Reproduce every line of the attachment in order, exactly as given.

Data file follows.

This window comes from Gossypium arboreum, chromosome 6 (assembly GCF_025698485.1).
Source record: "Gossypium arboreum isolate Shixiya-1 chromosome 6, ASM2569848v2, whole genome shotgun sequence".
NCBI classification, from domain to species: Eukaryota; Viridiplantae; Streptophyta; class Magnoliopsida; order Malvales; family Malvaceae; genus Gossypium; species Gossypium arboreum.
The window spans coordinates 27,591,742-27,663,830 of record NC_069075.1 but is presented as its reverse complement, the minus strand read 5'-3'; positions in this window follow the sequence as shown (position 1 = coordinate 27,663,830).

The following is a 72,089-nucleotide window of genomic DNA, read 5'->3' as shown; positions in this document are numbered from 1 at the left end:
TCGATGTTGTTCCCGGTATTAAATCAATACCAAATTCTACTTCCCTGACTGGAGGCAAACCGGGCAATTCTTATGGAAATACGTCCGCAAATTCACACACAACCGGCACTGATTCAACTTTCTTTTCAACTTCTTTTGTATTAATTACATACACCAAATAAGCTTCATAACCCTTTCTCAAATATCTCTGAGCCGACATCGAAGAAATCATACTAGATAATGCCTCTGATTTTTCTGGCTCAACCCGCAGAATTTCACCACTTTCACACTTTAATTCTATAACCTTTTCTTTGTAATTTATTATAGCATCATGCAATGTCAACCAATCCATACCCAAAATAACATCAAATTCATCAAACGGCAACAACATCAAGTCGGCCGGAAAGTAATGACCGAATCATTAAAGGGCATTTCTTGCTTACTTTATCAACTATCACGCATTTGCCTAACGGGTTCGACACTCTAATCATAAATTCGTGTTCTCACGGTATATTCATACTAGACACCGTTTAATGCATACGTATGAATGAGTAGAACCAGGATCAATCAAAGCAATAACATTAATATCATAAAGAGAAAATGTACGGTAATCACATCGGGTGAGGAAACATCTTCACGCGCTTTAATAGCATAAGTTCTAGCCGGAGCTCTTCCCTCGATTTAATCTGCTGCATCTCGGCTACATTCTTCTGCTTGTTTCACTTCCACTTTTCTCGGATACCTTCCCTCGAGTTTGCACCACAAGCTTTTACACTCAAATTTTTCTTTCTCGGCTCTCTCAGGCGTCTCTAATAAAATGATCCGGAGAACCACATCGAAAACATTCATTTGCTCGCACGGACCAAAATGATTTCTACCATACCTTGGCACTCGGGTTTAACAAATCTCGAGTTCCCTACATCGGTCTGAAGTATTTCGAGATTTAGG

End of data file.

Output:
This window comes from Gossypium arboreum, chromosome 6 (assembly GCF_025698485.1).
Source record: "Gossypium arboreum isolate Shixiya-1 chromosome 6, ASM2569848v2, whole genome shotgun sequence".
NCBI classification, from domain to species: Eukaryota; Viridiplantae; Streptophyta; class Magnoliopsida; order Malvales; family Malvaceae; genus Gossypium; species Gossypium arboreum.
The window spans coordinates 27,591,742-27,663,830 of record NC_069075.1 but is presented as its reverse complement, the minus strand read 5'-3'; positions in this window follow the sequence as shown (position 1 = coordinate 27,663,830).

The following is a 72,089-nucleotide window of genomic DNA, read 5'->3' as shown; positions in this document are numbered from 1 at the left end:
TCGATGTTGTTCCCGGTATTAAATCAATACCAAATTCTACTTCCCTGACTGGAGGCAAACCGGGCAATTCTTATGGAAATACGTCCGCAAATTCACACACAACCGGCACTGATTCAACTTTCTTTTCAACTTCTTTTGTATTAATTACATACACCAAATAAGCTTCATAACCCTTTCTCAAATATCTCTGAGCCGACATCGAAGAAATCATACTAGATAATGCCTCTGATTTTTCTGGCTCAACCCGCAGAATTTCACCACTTTCACACTTTAATTCTATAACCTTTTCTTTGTAATTTATTATAGCATCATGCAATGTCAACCAATCCATACCCAAAATAACATCAAATTCATCAAACGGCAACAACATCAAGTCGGCCGGAAAGTAATGACCGAATCATTAAAGGGCATTTCTTGCTTACTTTATCAACTATCACGCATTTGCCTAACGGGTTCGACACTCTAATCATAAATTCGTGTTCTCACGGTATATTCATACTAGACACCGTTTAATGCATACGTATGAATGAGTAGAACCAGGATCAATCAAAGCAATAACATTAATATCATAAAGAGAAAATGTACGGTAATCACATCGGGTGAGGAAACATCTTCACGCGCTTTAATAGCATAAGTTCTAGCCGGAGCTCTTCCCTCGATTTAATCTGCTGCATCTCGGCTACATTCTTCTGCTTGTTTCACTTCCACTTTTCTCGGATACCTTCCCTCGAGTTTGCACCACAAGCTTTTACACTCAAATTTTTCTTTCTCGGCTCTCTCAGGCGTCTCTAATAAAATGATCCGGAGAACCACATCGAAAACATTCATTTGCTCGCACGGACCAAAATGATTTCTACCATACCTTGGCACTCGGGTTTAACAAATCTCGAGTTCCCTACATCGGTCTGAAGTATTTCGAGATTTAGG